To balance blood sugar and cholesterol levels, brain function, healthy skin, and your digestive tract.  
Doses over 50mg a day can affect blood pressure or damage the liver.
B5 (Pantothenic Acid)
Found in alfalfa sprouts, bran, broccoli, brown rice, brussel sprouts, chicken, peas, eggs, raw nuts, liver, squash and wheat germ. Extra supplies of vitamin B5 can be manufactured in the body.
Anti-stress hormones, energy production, fat metabolism, healthy skin, nerves, brain and muscles.
None but certain medications or a diet high in processed foods can impair the body’s natural ability to make B5.
B6 (Pyridoxine)
Found in beef, bananas, cabbage, eggs, liver, pork, peppers, wheat germ and walnuts. Extra supplies of vitamin B6 can be manufactured in the body.
Balancing hormones in women, cell renewal, digestion, healthy skin and immune system.
High doses can cause neurological damage.
B9 (Folic Acid)
Found in apricots, beans, broccoli, cabbage, carrots, cauliflower, liver, green leafy vegetables and liver. Intestinal bacteria can also produce its own supply.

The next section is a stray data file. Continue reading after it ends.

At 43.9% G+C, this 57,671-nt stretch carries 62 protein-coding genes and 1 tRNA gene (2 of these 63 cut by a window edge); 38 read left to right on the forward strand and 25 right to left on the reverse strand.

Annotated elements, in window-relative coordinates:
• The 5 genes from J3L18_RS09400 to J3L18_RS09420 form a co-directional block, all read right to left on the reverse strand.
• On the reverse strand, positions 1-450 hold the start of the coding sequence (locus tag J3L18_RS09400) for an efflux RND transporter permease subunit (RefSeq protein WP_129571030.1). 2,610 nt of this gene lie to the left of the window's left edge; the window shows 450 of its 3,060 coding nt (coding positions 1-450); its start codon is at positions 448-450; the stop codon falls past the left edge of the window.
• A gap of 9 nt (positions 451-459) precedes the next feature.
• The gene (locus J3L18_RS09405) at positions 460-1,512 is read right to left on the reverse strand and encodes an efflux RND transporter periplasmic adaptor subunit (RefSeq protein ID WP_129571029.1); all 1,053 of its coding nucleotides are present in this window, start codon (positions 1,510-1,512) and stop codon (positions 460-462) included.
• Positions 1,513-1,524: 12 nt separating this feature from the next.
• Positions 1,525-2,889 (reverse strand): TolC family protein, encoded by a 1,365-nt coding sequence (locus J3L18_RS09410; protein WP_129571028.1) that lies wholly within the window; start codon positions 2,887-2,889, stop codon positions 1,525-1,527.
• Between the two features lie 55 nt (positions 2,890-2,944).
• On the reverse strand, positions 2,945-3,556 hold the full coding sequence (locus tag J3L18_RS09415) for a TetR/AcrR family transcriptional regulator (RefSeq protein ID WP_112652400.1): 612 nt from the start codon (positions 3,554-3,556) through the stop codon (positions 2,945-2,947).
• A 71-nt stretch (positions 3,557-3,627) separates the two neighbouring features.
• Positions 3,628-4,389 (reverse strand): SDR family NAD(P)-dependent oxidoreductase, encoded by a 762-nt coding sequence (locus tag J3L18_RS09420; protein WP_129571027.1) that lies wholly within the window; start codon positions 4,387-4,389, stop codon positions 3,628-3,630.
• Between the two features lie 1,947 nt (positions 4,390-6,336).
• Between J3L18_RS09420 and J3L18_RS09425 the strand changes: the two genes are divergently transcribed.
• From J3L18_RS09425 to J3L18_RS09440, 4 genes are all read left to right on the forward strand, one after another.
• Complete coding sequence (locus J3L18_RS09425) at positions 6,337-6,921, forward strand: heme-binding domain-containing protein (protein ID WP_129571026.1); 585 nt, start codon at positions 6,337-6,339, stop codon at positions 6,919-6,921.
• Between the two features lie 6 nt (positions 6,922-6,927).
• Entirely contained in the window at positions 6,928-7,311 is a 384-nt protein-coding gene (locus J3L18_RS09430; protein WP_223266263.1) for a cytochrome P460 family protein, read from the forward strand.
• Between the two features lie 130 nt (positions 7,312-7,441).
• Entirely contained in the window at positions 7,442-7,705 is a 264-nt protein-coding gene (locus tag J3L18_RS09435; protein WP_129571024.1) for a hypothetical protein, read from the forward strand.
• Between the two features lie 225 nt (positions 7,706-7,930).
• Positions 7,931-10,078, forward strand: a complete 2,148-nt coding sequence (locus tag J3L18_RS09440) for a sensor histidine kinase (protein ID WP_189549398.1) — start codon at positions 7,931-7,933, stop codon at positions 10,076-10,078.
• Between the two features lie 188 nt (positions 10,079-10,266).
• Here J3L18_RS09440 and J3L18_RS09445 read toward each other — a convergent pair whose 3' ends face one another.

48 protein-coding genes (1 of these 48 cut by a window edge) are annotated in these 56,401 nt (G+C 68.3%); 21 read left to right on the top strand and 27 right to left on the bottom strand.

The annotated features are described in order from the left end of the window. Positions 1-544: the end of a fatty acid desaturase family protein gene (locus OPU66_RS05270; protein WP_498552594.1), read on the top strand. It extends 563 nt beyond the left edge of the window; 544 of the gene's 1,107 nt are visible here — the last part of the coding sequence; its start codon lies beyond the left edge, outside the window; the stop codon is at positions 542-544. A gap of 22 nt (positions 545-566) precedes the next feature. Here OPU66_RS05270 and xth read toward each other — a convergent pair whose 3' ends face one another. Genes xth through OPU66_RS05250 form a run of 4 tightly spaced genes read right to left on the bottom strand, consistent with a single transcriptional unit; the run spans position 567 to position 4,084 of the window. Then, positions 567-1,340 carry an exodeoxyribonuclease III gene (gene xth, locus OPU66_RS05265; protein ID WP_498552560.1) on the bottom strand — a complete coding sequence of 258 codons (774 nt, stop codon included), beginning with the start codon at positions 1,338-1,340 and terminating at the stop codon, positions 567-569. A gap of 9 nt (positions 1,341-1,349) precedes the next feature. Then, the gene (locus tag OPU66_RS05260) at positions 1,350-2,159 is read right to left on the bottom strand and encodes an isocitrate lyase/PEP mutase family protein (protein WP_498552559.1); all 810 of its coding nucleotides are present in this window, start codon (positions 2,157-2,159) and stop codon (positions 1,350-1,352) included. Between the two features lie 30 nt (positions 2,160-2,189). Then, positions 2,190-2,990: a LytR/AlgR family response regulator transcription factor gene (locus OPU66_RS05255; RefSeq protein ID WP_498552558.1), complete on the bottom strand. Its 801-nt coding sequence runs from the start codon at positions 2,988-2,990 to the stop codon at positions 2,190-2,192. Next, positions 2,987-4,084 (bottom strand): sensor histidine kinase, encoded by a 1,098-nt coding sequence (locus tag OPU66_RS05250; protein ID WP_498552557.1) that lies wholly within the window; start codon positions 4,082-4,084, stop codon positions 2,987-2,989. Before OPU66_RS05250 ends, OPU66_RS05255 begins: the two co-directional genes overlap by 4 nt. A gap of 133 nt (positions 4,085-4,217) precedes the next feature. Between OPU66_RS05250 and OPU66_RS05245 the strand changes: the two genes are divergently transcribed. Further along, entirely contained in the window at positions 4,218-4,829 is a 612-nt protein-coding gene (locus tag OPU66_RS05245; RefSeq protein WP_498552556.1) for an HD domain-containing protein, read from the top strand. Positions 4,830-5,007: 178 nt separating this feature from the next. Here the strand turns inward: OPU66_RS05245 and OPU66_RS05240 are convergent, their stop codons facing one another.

Appetite, digestion, prevention of anemia and protecting the nervous system of a fetus while pregnant. Folic acid is vital for the healthy development of infants. Women trying to become pregnant should eat a diet rich in foods containing folic acid.
Supplements can be dangerous if taken with epilepsy medication.
B12 (Cobalamin)
Found in chicken, cottage cheese, eggs, liver, herring, liver, milk, salmon, oysters, sardines and seaweed. Can be stored in the liver for years and deficiency is rare.
Appetite, energy, the nervous system and the production of red blood cells.

Vitamin C

Vitamin C (ascorbic acid) cannot be made inside the body and not enough can be stored. It is important to eat foods containing vitamin C every day.

Vitamin C can be found in the following foods: grapefruit, lemons, oranges, strawberries, kiwi fruit, melons, kale, peppers, red cabbage, corn and peas.

Vitamin C is needed for: hormone production and the production of collages, healthy skin, immune system and wound healing.

WARNINGS: May cause diarrhea if taken in excess and high doses can reduce the efficiency of the contraceptive pill.

Vitamin D